For additional information, please contact Tao Chen, Ph.D., or Robert H. Heflich, Ph.D., Division of Genetic and Molecular Toxicology, FDA/NCTR.
Embryonic Stem Cell Test Revisited
FDA's NCTR and Center for Drug Evaluation and Research scientists reevaluated the embryonic stem cell test (EST) using eight compounds from the original European Center for the Validation of Alternative Methods (ECVAM) validation. All eight chemicals matched their previous classification as either non-toxic, weakly embryotoxic, or strongly embryotoxic demonstrating transferability of the experimental protocol. However, the cell lines did show an increased sensitivity to some of the chemicals, indicating potential decreased stability and reliability of the cell lines in predicting developmental toxicity. This study is published in the International Journal of Regulatory Science (2013, 1: 32-49).
For additional information, please contact Amy Inselman, Ph.D., Division of Systems Biology, FDA/NCTR.
Improved 3D-QSDAR Consensus Modeling of Aryl Hydrocarbon Receptor (AhR) Binding
NCTR scientists developed a consensus 3D-QSDAR (three dimensional spectral data-activity relationship) model. The model predicts binding strength of 94 aryl hydrocarbon receptor binders (including PCBs, PHDDs, and PCDFs) that demonstrated a 10.5% improvement in predictive performance over the individual partial least squares (PLS) and k-nearest neighbors (KNN) models. The ability of 3D-QSDAR to provide structural interpretation was illustrated by a projection of the most important descriptors on the chemical structures, thus allowing identification of structural features related to receptor binding and toxicity. The model was published in the Journal of Cheminformatics (2013, 5:47).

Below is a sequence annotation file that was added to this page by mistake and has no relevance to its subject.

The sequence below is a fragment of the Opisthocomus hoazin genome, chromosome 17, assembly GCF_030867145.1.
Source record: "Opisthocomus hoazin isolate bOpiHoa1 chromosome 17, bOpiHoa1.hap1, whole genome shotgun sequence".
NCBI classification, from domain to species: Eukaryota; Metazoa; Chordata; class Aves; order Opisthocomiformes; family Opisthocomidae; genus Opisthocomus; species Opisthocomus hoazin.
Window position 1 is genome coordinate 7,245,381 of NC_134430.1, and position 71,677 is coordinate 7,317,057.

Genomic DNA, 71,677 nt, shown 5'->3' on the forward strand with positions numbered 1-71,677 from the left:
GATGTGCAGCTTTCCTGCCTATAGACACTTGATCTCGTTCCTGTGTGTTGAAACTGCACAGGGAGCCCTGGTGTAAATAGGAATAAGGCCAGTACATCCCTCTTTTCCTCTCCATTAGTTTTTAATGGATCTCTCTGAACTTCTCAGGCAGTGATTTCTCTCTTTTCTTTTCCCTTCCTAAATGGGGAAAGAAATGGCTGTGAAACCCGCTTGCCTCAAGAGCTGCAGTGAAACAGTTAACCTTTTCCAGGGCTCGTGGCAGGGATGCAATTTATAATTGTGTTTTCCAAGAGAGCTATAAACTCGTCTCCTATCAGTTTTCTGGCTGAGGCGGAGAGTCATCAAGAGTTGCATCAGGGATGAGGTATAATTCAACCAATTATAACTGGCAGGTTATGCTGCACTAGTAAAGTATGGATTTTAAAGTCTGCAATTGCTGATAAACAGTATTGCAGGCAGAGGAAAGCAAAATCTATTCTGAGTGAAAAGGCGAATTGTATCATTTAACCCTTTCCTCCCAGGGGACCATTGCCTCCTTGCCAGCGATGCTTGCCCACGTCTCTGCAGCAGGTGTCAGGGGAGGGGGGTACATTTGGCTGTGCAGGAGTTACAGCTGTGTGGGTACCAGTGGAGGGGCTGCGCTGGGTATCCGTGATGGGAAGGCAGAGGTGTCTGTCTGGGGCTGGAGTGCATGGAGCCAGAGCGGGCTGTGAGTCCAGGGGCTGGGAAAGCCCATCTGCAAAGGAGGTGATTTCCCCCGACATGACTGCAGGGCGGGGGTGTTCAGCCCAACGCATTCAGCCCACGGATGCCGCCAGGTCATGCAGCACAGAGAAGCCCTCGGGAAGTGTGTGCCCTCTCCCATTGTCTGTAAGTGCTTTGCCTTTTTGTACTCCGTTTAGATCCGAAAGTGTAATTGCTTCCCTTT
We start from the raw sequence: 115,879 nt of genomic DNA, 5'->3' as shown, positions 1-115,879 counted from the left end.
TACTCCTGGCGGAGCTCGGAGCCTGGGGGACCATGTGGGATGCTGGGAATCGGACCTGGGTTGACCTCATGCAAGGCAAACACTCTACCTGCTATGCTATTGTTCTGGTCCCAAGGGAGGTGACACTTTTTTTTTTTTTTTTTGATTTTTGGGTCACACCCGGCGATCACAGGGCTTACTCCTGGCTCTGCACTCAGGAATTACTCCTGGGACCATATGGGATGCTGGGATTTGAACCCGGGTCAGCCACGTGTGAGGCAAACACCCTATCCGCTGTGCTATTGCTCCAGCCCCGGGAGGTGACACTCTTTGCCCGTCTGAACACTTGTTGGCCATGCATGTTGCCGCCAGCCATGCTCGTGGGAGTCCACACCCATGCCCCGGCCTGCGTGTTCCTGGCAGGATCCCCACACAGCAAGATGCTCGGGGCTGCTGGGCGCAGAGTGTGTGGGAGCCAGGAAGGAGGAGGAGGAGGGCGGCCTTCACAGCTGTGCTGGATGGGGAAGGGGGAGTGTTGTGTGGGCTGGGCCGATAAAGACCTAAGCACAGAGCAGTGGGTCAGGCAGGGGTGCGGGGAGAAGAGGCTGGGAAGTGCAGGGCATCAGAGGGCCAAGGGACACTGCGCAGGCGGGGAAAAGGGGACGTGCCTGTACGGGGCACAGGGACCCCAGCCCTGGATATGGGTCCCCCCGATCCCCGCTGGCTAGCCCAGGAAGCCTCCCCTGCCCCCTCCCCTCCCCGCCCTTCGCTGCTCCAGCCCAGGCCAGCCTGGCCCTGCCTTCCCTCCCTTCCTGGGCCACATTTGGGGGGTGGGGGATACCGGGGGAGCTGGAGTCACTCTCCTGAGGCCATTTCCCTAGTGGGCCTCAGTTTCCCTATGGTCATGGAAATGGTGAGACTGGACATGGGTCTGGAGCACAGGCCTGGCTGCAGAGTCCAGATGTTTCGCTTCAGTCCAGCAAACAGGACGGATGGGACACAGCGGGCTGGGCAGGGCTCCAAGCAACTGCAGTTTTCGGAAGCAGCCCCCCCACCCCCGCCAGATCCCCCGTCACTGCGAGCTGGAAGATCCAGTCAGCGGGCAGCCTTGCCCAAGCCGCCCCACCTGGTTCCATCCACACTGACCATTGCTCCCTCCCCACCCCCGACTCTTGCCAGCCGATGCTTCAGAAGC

For additional information, please contact Richard Beger, Ph.D., Division of Systems Biology, FDA/NCTR.
Proteomics Quality Control and Standardization
NCTR scientists have authored a review article in the Journal of Proteomics that discusses issues related to proteomics data and the need for regulatory standards to guide future proteomics data submissions. The authors discuss the following sources of variability that could complicate the evaluation of proteomics data in a regulatory setting.
- Protein extraction methods
- Protein concentration measurements
- Liquid chromatography-mass spectrometry platform
- Software analysis
Thus, the establishment of quality-control standards and guidelines for the generation and evaluation of proteomics data in biomarker qualifications and in regulatory decisions on FDA-regulated products is needed.
For additional information, please contact Li-Rong Yu, Ph.D., Biomarkers and Alternative Models Branch, Division of Systems Biology, FDA/NCTR.